The woman who raised me was born in 1935. Her mother, born in 1904. 116 years have elapsed and yet we share the same story. Yes, there are notable differences – education, socioeconomic class, and legislation that elevates my right to live in a country free of legalized segregation. There has been progress, slow, but progress none the less.This progress is not enough. It has been just a trickle and with it Black existence has continued to be second class. The diary of my life is filled with same stories of racism, discrimination and the frustration of navigating society as the Black women who have come before me.
The words above are from Whitney Mestelle, Executive Director at Inclusive Idaho, a leader who is one of the most important voices in the west, with vast implications for our nation.
I write today because I am increasingly disheartened by the growing echo of the many who have proclaimed that they cannot support #BlackLivesMatter because of something they “know” or have heard about the BLM organization.Black Lives Matter is a movement, a fact, and a way of thinking and acting, more than it is any one person or organization. The work of racial justice and equality matters too much for the future of Black Americans and all Americans to remove yourself from this work on the premise of complete alignment with one organization.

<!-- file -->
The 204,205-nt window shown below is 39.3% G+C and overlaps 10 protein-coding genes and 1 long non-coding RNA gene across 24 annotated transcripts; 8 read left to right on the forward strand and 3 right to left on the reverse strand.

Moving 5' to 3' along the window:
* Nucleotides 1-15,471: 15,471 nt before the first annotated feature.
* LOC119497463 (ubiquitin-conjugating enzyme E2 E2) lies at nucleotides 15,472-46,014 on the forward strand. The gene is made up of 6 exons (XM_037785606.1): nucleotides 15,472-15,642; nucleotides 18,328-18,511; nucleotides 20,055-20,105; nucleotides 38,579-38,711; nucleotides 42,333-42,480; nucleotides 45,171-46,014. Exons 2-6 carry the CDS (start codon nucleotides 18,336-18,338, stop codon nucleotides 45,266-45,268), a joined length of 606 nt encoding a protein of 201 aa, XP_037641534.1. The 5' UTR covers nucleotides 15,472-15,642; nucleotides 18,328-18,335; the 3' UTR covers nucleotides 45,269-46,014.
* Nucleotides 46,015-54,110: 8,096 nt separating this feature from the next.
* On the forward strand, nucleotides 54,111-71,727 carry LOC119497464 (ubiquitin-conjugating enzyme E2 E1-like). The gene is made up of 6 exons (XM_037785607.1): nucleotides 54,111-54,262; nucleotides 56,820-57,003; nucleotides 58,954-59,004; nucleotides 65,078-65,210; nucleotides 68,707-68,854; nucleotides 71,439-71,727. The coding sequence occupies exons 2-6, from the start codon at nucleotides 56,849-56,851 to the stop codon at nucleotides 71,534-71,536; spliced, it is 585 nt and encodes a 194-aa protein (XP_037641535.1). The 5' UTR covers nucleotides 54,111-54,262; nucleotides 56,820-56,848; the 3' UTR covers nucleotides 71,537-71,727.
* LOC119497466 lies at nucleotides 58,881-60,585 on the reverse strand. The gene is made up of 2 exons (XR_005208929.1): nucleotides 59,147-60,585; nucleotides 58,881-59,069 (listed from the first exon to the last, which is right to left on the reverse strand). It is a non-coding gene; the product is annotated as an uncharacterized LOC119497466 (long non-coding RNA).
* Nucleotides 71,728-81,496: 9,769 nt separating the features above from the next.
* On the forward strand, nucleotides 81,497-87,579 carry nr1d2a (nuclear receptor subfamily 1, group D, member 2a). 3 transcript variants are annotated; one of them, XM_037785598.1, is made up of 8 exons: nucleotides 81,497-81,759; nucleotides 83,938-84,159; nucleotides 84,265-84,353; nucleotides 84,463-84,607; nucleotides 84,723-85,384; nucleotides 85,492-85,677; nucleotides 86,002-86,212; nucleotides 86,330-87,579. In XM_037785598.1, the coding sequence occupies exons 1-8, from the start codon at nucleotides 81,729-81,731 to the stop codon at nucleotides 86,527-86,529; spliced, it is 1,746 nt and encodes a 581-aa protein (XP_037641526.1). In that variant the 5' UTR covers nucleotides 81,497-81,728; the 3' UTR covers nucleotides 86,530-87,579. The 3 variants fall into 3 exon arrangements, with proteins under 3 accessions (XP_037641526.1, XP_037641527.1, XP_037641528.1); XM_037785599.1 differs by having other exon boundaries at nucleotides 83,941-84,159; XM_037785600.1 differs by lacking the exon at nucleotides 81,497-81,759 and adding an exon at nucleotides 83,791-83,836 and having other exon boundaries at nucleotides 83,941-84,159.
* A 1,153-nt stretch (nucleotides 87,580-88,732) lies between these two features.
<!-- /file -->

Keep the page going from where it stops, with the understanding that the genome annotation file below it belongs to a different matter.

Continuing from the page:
Read Whitney Mestelle’s full post about
the true meaning of Black Lives Matter.
Inclusivity is the solution to the societal barriers of belonging and advancement for minority groups, women, people with disabilities, refugees, and those with marginalized gender and sexual orientations, according to the Inclusive Idaho website. “We aim to create a more inclusive Idaho for all Idahoans through advocacy, education, programs, community events, and policy and legislation reform.” Read more at inclusiveidaho.org